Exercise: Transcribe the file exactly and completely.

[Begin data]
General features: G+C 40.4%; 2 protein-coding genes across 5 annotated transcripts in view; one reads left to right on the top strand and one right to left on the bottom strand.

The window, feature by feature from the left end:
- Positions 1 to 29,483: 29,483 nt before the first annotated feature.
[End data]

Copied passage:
General features: G+C 40.4%; 2 protein-coding genes across 5 annotated transcripts in view; one reads left to right on the top strand and one right to left on the bottom strand.

The window, feature by feature from the left end:
- Positions 1 to 29,483: 29,483 nt before the first annotated feature.